Making Links in Ruby

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Organization Solutions

You have an app that has a note field and you don’t allow HTML in that field. The users would like the ability to add links into that field. How about implementing a link discovery feature?

Sounds great. Where do I start?

Let’s say you want to make a note that says “The url http://www.sitepoint.com/ruby/ should be a link” The URL should turn into a link.

Getting Started

Let’s make a new Ruby file

$ touch make_url.rb

Open that new file up and add the following code.

make_url.rb

NOTE = 'The url http://www.sitepoint.com/ruby/ should be a link'  
puts NOTE

When you run that code you will see the NOTE output to the screen.

$ ruby make_url.rb
The url http://www.sitepoint.com/ruby/ should be a link

That really doesn’t get us anywhere. We need to see if there is a URL somewhere in that string. One way is to split the string, look at each word, and see if they match the pattern of a URL.

Let’s split the string and look at the individual words.

make_url.rb

NOTE = 'The url http://www.sitepoint.com/ruby/ should be a link'  

def hasURL(note)
  words = note.split
  words.each do |word|
    puts word
  end
end

hasURL(NOTE)

Run that and you see each individual word.

$ ruby make_url.rb
The
url

http://www.sitepoint.com/ruby/

should
be
a
link

Split takes the string and will split it into an array. The default delimiter for splitting is whitespace. This gives us an array of words that we can individually test against a URL pattern.

make_url.rb

require 'uri'

NOTE = 'The url http://www.sitepoint.com/ruby/ should be a link'

def isURL(word)
  if word =~ URI::regexp
    puts '---- we have a URL! => ' + word
  else
    puts word
  end
end

def hasURL(note)
  words = note.split
  words.each do |word|
    isURL(word)
  end
end

hasURL(NOTE)

Let’s run that and wee what we get.

$ ruby make_url.rb
The
url
---- we have a URL! => http://www.sitepoint.com/ruby/
should
be
a
link

It works! You might be wondering what that URI::regexp does. It checks to see if it’s a URI like string, returning true if we have a URL. Ruby is great.

We can use our new knowledge to create links.

make_url.rb

require 'uri'

NOTE = 'The url http://www.sitepoint.com/ruby/ should be a link'

def makelink(url)
  puts '<a href="' + url + '">' + url + '</a>'
end

def isURL(word)
  if word =~ URI::regexp
    makelink(word)
  else
    puts word
  end
end

def hasURL(note)
  words = note.split
  words.each do |word|
    isURL(word)
  end
end

hasURL(NOTE)

This results in

$ ruby make_url.rb 
The
url
<a href="http://www.sitepoint.com/ruby/">http:// www.sitepoint.com/ruby/</a>
should
be
a
link

We are getting close.

Refactor

What if we used the map to loop through each word? In the make_url.rb file comment out hasURL(note) and add

# hasURL(NOTE)
puts NOTE.split.map { |x| x }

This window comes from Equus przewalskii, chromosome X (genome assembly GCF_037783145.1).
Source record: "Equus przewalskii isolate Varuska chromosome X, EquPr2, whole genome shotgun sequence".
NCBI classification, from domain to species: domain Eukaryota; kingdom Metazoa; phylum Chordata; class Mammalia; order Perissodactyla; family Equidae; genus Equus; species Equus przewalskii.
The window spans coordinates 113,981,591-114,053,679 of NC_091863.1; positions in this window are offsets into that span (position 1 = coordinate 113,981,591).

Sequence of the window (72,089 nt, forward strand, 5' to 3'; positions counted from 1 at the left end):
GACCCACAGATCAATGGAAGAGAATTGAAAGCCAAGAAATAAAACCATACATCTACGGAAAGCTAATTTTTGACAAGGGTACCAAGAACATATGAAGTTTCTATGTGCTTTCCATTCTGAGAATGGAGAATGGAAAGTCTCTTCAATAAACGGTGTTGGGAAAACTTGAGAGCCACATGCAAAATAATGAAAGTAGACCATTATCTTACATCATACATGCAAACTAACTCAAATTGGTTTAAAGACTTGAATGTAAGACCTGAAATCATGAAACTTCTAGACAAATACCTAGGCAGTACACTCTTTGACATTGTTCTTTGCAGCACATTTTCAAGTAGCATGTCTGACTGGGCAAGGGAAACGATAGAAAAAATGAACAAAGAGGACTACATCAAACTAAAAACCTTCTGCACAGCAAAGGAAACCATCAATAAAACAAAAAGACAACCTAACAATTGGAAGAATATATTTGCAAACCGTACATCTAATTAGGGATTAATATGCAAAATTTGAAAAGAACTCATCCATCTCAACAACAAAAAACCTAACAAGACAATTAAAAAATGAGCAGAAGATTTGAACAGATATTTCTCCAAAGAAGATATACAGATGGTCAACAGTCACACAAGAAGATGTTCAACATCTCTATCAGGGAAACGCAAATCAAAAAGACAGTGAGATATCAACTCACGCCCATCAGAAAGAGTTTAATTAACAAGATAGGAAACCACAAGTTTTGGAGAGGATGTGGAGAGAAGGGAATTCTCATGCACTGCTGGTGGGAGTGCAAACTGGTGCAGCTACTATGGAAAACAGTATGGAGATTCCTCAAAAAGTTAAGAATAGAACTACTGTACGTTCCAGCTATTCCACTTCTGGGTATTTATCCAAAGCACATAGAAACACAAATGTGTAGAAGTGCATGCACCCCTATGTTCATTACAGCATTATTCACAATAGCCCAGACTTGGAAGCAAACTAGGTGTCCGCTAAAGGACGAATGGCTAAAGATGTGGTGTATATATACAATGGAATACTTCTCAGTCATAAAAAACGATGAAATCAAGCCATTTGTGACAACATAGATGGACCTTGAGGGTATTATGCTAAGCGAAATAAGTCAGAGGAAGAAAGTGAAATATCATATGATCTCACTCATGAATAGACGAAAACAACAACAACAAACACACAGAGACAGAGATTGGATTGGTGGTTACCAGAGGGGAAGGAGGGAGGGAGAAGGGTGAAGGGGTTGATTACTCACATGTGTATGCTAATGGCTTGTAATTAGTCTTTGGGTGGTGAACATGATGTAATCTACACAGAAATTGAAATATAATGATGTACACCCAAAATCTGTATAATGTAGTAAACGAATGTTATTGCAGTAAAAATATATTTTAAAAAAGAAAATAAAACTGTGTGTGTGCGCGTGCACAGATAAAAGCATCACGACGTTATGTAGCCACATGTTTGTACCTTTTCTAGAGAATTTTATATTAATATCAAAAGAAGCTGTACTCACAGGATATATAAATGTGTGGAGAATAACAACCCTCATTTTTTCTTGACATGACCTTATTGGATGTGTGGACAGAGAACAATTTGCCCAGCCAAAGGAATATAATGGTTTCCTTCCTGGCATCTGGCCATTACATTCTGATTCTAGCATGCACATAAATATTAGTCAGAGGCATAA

Save the file and run it.

$ ruby make_url.rb 
The
url

http://www.sitepoint.com/ruby/

should
be
a
link

This is a step back in terms of output, Now we can remove some code. Remove the hasURL method.

Instead of sending the check to a method, we can check right inline. Since we are doing that we can also remove the isURL method and clean up the makeURL method.

require 'uri'

NOTE = 'The url http://www.sitepoint.com/ruby/ should be a link'

def makelink(url)
  '<a href="' + url + '">' + url + '</a>'
end

puts NOTE.split.map { |x| x =~ URI::regexp ? makelink(x) : x }

Let’s run that code.

$ ruby make_url.rb
The
url
<a href="http://www.sitepoint.com/ruby/">http://www.sitepoint.com/ruby/</a>
should
be
a
link

Now you’re splitting, iterating though each word, and checking that word to see if it’s a URL. If so, make a link. We have the same output as before and we’ve removed half of the code.

Getting the Band Back Together

That’s cool and all, but the note is still an array. Let’s join it back together.

puts NOTE.split.map { |x| x =~ URI::regexp ? makelink(x) : x }.join(" ")

Run the code and enjoy the simplicity.

$ ruby make_url.rb 
The url <a href="http://www.sitepoint.com/ruby/">http://www.sitepoint.com/ruby/</a> should be a link

Awesome.

The code we had.

require 'uri'

NOTE = 'The url http://www.sitepoint.com/ruby/ should be a link'

def makelink(url)
  puts '<a href="' + url + '">' + url + '</a>'
end

def isURL(word)
  if word =~ URI::regexp
    makelink(word)
  else
    puts word
  end
end

def hasURL(note)
  words = note.split
  words.each do |word|
    isURL(word)
  end
end

hasURL(NOTE)

The code we have.

make_url.rb
require ‘uri’

NOTE = 'The url http://www.sitepoint.com/ruby/ should be a link'

def makelink(url)
  '<a href="' + url + '">' + url + '</a>'
end

puts NOTE.split.map { |x| x =~ URI::regexp ? makelink(x) : x }.join(" ")

Much cleaner.

When I first started with Ruby, I would see the code we just wrote and I scratch my head. Now we are starting to write code like that and we understand what’s going on in those terse statements.

Ruby is chock-full of utilities and methods that allow us to be very succinct in achieving our goal. Here, we scan strings for URL-like strings and create HTML links out of each one. This is done with just a few lines of Ruby.

You can use this utility to store the note with an array of links or simply display the note in a HTML friendly way.

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